Sunday, 15 September 2019

 Young Samurai Blue Maturing

 Japan 2 - 2 Uruguay

Date: 
June 20, 2019
  Location: 
Porto Allegre, Brazil

Japan 2

1 1H 1
1 2H 1

2 Uruguay

Koji Miyoshi (25')
Koji Miyoshi (59')

Scoring Luis Suarez (32' PK)
Jose Giminez (67')
Naomichi Ueda
Shoya Nakajima
Cautions  

  Eiji Kawasjima; Tomoki Iwata (Yugo Tatsuta 87'), Naomichi Ueda, Takehiro Tomiyasu; Daiki Sugioka, Gaku Shibasaki, Ko Itakura, Hiroki Abe (Ayase Ueda 66'); Koji Miyoshi (Takefusa Kubo, 66'), Shoya Nakajima;  Shinji Okazaki
 TBA


Japan put on a very convincing performance against Uruguay, in their second Copa America pool match, twice taking the lead before eventually settling for a 2-2 draw

The lineup for this contest was dramatically different from that used against Chile -- no surprise there, but the formation Japan adopted may have come as a surprise to the Uruguayans. Instead of the four-back system that Japan has used for the past two decades, the Samurai Blue lined up in the 3-6-1 alignment that the used in two recent friendlies against El Salvador and Trinidad-Tobago. The two midfield wings -- Ko Itakura and Daiki Sugioka -- were clearly selected for their defensive qualities rather than attacking skills, but even so, the formation achieved its basic purpose of flooding the midfield and winning possession in more advanced areas of the pitch. As a result, Japan dominated the early run of play against an Uraguayan team that seemed to have taken the Samurai Blue a bit too lightly.

The attacking unit of Hiroki Abe, Koji Miyoshi, Shoya Nakajima and Shinji Okazaki covered a lot of ground and pressured Uruguayan possession and worked the ball forward into dangerous positions, with extremely effective orchestration and support from Gaku Shibasaki. The team's most noticeable weakness in the first half came when Uruguay counterattacked into space, as the one-on-one defending skills of young side backs Tomoki Iwata and Takehiro Tomiyasu still need some work.

Nevertheless, Japan seemed to have a slight edge in the general run of play over the first 25 minutes. Thus it was no real surprise when Shibasaki found Miyoshi with a perfectly weighted crossfield pass that sent the Consadole Sapporo midfielder down the right channel one-on-one, with Okazaki and Abe dashing forward on the opposite side of the box. Miyoshi dummied a cross, cut back, then launched a rising shot from just outside the six yard box which rocketed past the keeper just inside the near post, and gave the Samurai Blue an inspiring lead.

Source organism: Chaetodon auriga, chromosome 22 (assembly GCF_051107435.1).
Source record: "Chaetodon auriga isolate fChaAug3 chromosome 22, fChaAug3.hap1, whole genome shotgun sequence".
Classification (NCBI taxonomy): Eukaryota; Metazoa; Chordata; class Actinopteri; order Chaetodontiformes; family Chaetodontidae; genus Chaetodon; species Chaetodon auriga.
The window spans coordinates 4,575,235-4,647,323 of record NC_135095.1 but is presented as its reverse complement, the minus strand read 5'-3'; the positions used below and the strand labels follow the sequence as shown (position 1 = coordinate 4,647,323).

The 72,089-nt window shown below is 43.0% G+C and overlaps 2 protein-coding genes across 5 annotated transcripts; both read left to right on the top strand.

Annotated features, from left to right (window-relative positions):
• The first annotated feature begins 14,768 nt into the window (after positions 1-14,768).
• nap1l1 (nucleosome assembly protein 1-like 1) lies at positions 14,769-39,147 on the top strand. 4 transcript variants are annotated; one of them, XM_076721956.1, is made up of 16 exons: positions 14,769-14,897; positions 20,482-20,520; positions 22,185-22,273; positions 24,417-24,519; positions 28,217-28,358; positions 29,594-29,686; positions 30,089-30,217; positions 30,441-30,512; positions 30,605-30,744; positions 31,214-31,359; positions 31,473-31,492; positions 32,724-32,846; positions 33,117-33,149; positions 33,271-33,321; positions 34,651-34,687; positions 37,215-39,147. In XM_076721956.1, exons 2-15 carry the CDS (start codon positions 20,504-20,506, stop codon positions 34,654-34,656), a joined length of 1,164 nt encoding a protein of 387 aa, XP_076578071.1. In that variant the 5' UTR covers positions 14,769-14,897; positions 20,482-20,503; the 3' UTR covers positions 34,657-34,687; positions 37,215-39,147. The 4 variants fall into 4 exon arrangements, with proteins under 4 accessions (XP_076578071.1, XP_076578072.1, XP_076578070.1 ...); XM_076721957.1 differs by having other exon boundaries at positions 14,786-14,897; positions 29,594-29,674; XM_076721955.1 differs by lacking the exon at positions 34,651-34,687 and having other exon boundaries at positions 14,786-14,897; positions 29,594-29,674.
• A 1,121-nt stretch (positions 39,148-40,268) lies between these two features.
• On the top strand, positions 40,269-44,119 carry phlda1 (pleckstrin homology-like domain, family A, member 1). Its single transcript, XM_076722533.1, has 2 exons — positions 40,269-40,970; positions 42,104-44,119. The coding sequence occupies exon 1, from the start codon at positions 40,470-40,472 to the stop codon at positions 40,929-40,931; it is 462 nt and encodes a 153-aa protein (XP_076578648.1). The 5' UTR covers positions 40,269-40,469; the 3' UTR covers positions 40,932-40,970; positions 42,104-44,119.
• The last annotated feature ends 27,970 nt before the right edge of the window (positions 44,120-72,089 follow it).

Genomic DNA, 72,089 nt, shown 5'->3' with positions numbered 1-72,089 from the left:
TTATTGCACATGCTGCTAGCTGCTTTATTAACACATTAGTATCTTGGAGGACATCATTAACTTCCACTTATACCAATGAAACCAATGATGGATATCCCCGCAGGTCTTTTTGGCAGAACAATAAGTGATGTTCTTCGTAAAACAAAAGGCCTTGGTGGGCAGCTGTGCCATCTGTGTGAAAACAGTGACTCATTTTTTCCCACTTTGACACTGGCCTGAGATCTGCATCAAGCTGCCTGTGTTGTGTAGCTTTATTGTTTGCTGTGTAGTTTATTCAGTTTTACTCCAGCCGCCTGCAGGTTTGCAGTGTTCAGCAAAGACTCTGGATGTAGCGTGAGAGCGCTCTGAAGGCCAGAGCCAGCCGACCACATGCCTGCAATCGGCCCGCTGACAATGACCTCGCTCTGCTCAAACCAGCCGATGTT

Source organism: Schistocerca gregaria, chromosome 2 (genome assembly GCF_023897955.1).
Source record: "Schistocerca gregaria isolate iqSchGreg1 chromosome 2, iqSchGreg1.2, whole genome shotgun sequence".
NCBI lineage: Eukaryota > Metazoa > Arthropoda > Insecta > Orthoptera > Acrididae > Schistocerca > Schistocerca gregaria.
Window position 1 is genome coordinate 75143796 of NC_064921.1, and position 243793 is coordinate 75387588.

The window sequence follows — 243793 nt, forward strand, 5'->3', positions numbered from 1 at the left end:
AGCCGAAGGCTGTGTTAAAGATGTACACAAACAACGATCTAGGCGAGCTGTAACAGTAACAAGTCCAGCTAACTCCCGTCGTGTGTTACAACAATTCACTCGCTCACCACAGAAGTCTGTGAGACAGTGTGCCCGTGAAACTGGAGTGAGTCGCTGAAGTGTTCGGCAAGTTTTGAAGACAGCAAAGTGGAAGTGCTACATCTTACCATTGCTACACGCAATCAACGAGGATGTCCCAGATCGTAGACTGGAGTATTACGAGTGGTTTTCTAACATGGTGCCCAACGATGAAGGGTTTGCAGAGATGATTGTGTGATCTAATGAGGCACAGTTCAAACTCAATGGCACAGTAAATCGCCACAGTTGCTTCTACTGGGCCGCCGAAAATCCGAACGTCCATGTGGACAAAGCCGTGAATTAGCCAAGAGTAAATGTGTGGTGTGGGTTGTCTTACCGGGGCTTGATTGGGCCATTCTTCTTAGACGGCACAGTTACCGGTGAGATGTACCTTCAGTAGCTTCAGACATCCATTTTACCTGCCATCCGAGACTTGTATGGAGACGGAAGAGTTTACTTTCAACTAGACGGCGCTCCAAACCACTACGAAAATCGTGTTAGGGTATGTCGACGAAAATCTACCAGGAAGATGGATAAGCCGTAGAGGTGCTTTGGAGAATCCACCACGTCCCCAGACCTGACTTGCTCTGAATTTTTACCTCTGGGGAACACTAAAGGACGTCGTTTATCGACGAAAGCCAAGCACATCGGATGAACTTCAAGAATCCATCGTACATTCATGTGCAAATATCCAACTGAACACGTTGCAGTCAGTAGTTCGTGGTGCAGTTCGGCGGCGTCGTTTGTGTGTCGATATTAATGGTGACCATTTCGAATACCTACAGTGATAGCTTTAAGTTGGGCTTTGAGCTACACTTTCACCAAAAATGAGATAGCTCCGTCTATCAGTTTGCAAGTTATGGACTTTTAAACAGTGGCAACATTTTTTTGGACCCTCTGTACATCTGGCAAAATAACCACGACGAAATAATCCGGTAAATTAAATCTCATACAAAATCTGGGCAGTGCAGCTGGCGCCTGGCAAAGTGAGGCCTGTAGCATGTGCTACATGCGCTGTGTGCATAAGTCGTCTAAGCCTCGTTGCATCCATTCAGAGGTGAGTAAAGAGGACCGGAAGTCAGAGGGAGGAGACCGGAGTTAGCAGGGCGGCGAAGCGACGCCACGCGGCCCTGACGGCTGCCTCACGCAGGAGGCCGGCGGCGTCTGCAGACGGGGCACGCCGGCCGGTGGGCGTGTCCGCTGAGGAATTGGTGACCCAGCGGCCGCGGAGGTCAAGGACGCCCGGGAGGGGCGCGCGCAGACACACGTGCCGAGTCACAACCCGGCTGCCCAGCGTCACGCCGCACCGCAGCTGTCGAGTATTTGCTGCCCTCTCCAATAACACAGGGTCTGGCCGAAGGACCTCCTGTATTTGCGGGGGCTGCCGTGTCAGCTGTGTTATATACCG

Though the early strike gave the young Japanese players increased confidence, it also triggered a disturbing change in the behaviour of the referee, who would emerge from this contest as Uruguay's most valuable player. Prior to this goal, and again in the early second half, he seemed to be calling what was always a fairly physical contest with an even hand. But both times that Japan took a lead, he began blowing his whistle every time a Uruguayan went to the ground, regardless of how much contact (if any) there had been. On the stroke of the half-hour, Ueda and Cavani challenged for a ball on the right edge of the box and Cavani went down at the slightest of contact. After consulting with VAR, the ref awarded a Penalty kick. Conversely, Japan had at least two legitimate PK claims and a few minor ones, over the course of the contest, yet all were waved off.

Having already conned their way to one free goal, the likes of Suarez, and Bentancour took this as all the encouragement they needed, and began actively seeking contact at every opportunity. This would provide the South Americans with a series of set play opportunities and forced the Samurai Blue to back off on defense and concede possession more readily on 50:50 balls in midfield.

Nevertheless, it was the Samurai Blue who controlled the better possession over the remainder of the first half. Uruguay had the more dangerous scoring chances, but Okazaki also came within a whisker of putting his team back in front just two minutes before half time with a lovely steal in the Uruguay back line. Japan were legitimately level at the break, and might have felt that they deserved even better.